Construction on a west-to-east ultra-high voltage direct current (UHV DC) power transmission project kicks off in southeast China’s Zhejiang province on Saturday, marking the nation’s latest efforts to ease power shortages in its eastern regions.
The project, funded by the State Grid Corporation of China (SGCC), will transport about 40 billion kilowatt-hours of hydropower from Xiluodu Hydropower Station in southwest China to Zhejiang annually after its scheduled completion in 2014, saving 12.28 million tonnes of standard coal or 34 million tonnes in carbon emissions.
The SGCC, the nation’s major power grid operator, will invest 23.86 billion yuan (3.79 billion U.S. dollars) in the construction of the project.
Starting in Yibin, a southern city in Sichuan province, the 1679.9-kilometer transmission line will traverse Guizhou, Jiangxi and Hunan provinces to reach Zhejiang’s central city of Jinhua.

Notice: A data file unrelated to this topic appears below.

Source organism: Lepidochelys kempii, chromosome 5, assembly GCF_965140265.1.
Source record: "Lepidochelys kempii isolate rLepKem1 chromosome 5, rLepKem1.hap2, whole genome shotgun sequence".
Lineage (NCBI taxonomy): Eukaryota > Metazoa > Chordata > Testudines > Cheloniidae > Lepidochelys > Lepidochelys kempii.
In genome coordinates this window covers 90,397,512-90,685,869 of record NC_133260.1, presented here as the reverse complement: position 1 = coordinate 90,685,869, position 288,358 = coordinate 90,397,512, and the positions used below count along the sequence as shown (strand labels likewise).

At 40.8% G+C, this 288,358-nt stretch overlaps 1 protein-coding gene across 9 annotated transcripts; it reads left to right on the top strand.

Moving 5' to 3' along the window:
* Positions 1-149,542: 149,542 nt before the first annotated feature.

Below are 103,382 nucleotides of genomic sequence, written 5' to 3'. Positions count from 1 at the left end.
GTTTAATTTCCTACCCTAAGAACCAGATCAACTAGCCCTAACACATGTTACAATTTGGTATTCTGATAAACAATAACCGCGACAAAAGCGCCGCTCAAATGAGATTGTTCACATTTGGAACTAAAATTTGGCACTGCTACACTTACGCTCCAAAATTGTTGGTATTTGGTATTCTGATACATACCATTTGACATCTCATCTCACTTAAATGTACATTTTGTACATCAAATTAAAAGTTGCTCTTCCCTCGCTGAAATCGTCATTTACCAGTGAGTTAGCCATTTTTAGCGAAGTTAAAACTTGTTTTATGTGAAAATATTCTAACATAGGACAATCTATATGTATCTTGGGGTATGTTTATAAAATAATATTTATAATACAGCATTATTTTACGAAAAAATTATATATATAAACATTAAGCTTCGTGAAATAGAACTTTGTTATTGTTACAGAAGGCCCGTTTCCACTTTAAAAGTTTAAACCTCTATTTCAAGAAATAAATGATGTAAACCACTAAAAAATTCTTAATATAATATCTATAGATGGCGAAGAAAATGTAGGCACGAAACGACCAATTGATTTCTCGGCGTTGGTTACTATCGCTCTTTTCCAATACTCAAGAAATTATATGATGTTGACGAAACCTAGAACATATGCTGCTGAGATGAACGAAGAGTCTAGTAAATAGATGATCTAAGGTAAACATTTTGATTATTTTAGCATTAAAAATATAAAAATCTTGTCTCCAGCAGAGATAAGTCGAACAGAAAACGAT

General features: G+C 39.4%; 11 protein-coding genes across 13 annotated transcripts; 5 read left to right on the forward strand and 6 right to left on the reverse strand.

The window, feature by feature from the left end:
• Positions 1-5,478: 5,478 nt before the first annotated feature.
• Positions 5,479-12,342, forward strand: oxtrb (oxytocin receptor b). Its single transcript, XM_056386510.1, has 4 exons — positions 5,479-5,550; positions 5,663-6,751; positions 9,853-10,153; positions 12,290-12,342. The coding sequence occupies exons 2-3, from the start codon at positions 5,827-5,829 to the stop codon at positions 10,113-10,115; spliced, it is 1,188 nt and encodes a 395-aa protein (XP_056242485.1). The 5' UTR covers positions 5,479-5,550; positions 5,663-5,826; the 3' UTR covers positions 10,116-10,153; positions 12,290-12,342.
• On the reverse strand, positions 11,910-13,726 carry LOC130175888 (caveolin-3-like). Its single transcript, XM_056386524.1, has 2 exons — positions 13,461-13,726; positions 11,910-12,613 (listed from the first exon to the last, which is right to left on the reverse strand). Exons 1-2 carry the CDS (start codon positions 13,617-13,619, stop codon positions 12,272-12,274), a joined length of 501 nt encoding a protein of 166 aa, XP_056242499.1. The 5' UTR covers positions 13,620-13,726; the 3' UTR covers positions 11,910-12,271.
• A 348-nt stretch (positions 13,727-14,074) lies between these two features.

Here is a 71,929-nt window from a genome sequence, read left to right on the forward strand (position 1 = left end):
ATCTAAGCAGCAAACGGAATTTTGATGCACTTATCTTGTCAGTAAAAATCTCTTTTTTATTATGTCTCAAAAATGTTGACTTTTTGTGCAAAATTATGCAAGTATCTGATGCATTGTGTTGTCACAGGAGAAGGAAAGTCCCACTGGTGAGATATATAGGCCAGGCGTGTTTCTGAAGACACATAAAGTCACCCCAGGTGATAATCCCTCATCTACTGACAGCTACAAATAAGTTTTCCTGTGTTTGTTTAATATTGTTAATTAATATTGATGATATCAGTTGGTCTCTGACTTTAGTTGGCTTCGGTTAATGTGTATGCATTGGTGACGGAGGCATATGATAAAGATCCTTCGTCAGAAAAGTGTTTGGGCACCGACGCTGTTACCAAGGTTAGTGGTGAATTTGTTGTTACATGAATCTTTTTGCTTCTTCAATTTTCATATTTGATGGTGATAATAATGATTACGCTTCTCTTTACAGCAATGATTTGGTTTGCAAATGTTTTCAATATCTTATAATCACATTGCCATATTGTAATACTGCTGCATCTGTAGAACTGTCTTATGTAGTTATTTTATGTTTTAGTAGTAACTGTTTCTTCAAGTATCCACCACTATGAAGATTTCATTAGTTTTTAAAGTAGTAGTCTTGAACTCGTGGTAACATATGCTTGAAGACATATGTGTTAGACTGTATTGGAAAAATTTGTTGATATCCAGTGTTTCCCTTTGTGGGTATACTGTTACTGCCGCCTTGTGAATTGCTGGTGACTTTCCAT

The project is the SGCC’s third UHV DC power transmission project after the Xiangjiaba-Shanghai and Jinping-Nanjing transmission lines, which were completed in 2010 and 2012, respectively, according to Liu Zehong, director of SGCC’s DC power construction department.
The three transmission lines together will support a transmission capacity of 21.6 million kilowatts and help meet rising power demands in energy-consuming cities in eastern China, Liu said.
These projects will also help fuel the exploration of clean energy in the country’s water-rich southwestern regions and make water resources there an economic advantage, which will in turn promote balanced regional growth, Liu said.
Xiluodu Hydropower Station on the Jinshajiang River is the country’s third largest hydropower project after the Three Gorges project and Xiangjiaba Hydropower Station.
The installed capacity for hydropower on the Jinshajiang River could amount to 90 million kilowatts, about five times that of the Three Gorges project, according to Liu.
UHV, defined as voltage of 1,000 kilovolts or above in alternating current and 800 kilovolts or above in direct current, is designed to deliver large quantities of power over long distances with less power loss than the most commonly used 500-kilovolt lines.